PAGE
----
Websites with domain names containing 't.co' were knackered in Russia today as a result of the Kremlin throttling Twitter.
In an attempt to punish the American social network, Russian telecoms regulator Roskomnadzor said on Wednesday access to the service would be slowed on the country's networks.
"In order to protect Russian citizens and forcing the Internet service to comply with the legislation on the territory of the Russian Federation in relation to Twitter, since March 10, 2021, centralized response measures have been taken, namely, the primary slowdown of the service's speed (according to the regulations)," it said. "The slowdown will be implemented on 100 per cent of mobile devices and 50 per cent of stationary devices."
Around the time of the announcement, Doug Madory, director of internet analysis at networking biz Kentik, spotted various Russian sites on the go-slow, and suggested this was down to the authorities targeting Twitter’s URL shortening domain name “t.co.”
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In doing so, the filter also appears to have slowed any and all website domains containing the string “t.co”, resulting in Russian citizens being held back from sites like Reddit.com and Microsoft.com – with some Russian government websites, including those of the Kremlin, also reportedly knackered. Rostelecom, Russia's largest communications provider, was also affected, we're told.
The Russian government is upset about nationwide anti-Kremlin protests by citizens in response to the poisoning and jailing of Putin critic Alexei Navalny. It last week ordered social media companies, including Facebook, Instagram, Twitter, and TikTok, to delete posts that “involved adolescents in illegal activities" and "participation in unauthorized mass events.”
On Wednesday, it announced Google had paid a three-million-ruble fine ($40,700) for not removing search results that covered the “banned information.”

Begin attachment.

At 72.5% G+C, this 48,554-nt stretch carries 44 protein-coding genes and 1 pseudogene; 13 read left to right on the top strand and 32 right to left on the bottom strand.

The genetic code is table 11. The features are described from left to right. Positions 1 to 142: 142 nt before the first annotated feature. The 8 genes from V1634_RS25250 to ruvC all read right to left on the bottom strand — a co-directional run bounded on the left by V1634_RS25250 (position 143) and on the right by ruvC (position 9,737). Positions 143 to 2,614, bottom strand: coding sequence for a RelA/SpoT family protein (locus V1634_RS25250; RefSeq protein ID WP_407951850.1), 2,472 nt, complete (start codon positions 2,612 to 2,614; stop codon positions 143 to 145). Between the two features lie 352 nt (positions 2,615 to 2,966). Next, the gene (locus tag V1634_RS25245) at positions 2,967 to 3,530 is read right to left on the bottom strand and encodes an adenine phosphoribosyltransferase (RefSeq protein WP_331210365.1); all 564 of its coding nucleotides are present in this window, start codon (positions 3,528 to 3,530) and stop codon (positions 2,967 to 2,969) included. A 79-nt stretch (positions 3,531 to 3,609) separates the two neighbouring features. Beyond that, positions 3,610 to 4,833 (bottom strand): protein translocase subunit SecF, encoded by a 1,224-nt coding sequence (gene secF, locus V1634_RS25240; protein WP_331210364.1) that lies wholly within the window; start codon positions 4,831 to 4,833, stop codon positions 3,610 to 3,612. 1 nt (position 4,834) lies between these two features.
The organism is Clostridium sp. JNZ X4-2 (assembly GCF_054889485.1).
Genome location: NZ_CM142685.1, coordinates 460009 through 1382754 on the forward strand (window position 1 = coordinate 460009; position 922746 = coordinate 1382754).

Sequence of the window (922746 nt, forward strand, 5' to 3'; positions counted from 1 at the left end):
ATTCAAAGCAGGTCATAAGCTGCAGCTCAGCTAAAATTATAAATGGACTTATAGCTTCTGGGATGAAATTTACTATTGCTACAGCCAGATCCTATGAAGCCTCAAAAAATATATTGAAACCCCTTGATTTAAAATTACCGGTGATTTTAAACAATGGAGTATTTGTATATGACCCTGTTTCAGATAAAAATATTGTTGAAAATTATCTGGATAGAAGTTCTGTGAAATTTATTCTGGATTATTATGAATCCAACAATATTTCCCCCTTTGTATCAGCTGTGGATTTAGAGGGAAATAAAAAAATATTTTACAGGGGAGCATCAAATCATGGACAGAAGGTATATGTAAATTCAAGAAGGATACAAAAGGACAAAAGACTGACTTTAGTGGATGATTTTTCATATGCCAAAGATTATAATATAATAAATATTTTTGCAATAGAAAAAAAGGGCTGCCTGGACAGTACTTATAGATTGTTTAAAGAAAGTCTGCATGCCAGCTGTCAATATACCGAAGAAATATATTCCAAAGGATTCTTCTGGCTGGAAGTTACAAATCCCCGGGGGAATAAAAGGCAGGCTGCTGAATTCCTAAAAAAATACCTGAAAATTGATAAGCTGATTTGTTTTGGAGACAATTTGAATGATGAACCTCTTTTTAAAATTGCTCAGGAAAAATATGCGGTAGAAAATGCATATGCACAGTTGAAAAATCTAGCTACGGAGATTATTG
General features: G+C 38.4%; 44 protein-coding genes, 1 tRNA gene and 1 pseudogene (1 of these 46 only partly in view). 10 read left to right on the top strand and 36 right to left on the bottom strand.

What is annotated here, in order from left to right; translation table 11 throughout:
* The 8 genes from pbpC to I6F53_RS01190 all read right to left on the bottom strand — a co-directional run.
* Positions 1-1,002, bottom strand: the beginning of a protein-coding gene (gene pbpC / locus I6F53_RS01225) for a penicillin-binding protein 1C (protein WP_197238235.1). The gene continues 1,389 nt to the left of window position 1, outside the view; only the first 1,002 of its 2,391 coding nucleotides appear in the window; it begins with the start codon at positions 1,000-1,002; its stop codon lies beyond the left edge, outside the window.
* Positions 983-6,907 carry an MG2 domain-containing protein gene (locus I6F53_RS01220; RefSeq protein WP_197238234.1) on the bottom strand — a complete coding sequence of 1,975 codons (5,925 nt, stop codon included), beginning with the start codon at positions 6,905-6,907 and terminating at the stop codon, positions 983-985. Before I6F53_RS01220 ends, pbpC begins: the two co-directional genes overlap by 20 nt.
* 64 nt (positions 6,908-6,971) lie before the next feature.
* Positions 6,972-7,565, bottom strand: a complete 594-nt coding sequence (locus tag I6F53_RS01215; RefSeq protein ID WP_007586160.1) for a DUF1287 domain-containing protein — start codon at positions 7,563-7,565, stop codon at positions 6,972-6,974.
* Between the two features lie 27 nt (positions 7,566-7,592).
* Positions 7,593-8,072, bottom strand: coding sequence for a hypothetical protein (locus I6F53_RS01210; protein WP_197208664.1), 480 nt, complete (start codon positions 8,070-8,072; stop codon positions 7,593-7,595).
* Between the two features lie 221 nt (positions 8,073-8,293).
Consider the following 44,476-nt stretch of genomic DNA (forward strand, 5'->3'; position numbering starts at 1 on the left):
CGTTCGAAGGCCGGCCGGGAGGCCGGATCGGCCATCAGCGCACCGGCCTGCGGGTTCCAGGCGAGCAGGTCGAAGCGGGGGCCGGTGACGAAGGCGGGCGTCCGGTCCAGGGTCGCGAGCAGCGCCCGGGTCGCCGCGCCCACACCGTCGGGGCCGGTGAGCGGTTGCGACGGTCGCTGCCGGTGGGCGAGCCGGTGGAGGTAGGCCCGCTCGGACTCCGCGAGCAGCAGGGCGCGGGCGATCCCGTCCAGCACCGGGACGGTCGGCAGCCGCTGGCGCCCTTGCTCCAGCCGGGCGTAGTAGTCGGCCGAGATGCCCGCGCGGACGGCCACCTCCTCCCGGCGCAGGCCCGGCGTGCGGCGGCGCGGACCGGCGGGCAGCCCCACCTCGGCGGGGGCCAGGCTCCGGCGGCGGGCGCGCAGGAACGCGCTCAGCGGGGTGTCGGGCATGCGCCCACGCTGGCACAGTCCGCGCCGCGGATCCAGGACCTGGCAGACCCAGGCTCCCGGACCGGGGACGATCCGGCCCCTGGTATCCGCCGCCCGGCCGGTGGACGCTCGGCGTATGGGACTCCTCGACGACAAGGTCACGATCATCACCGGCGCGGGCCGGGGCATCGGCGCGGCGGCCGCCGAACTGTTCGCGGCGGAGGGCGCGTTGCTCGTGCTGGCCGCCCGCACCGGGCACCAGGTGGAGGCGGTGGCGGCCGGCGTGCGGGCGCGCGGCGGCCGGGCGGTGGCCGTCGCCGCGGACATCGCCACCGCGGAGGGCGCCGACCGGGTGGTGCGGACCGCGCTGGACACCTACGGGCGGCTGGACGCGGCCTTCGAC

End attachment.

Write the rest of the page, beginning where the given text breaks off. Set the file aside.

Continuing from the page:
Roskomnadzor made no mention of the crackdown on protest-related material on Wednesday, and instead claimed Twitter was being punished because it has failed to “remove content that incites minors to commit suicide, containing child pornography, as well as information about the use of drugs.”
The regulator said it has sent Twitter over 28,000 takedown requests in the past four years and that, as of Wednesday, 3,168 pieces of content deemed undesirable were still up. As such, it said, it would “protect Russian citizens” by requiring the nation's internet networks to slow down Twitter’s service. It also threatened to block the website altogether if Twitter didn’t take the referenced content down.
The spat is just the latest in a long series of efforts by the Russian government to exert greater control over the internet and its content. While Russia has taken a less aggressive approach than the Chinese government – which has built a massive firewall around the country’s internet and hires tens of thousands of citizens to remove content it deems objectionable – the throttling approach is a worrying sign that Russia is prepared to go further than before, especially as it feels pressure from its citizens’ protests.
Although it stated that the throttling was only because of content relating to drugs, child abuse images, and suicide, no serious observer believes it is anything but a warning shot over Twitter’s refusal to remove protest activity.
It was ten years ago that social media usage spurred the Arab Spring, in which citizens of a number of Middle East countries rose up and overthrew governments.
The Kremlin is determined to make sure a similar situation doesn’t occur in Russia, where citizens are fed up with widespread corruption and a government spearheaded for over 20 years now by Vladimir Putin, who has repeatedly and brutally murdered opponents and critics in order to maintain his position.
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As part of a wide range of measures aimed at imposing greater control over the internet, the Russian parliament approved new fines against online platforms that fail to delete content that the government decides should be banned. That is in addition to laws that require messaging service to share encryption keys, require VPN providers to get a state license, require companies to store information on servers based in Russia, and require search engines delete search results that the government identifies.
In terms of the efficacy of those measures, an effort to completely ban the Telegram messaging app back in 2018 was abandoned in 2020 after it proved to be technically impossible. And this most recent “t.co” debacle shows that while the Putin regime may have instituted the ability to impose nationwide controls, it still isn’t very good at implementing them. ®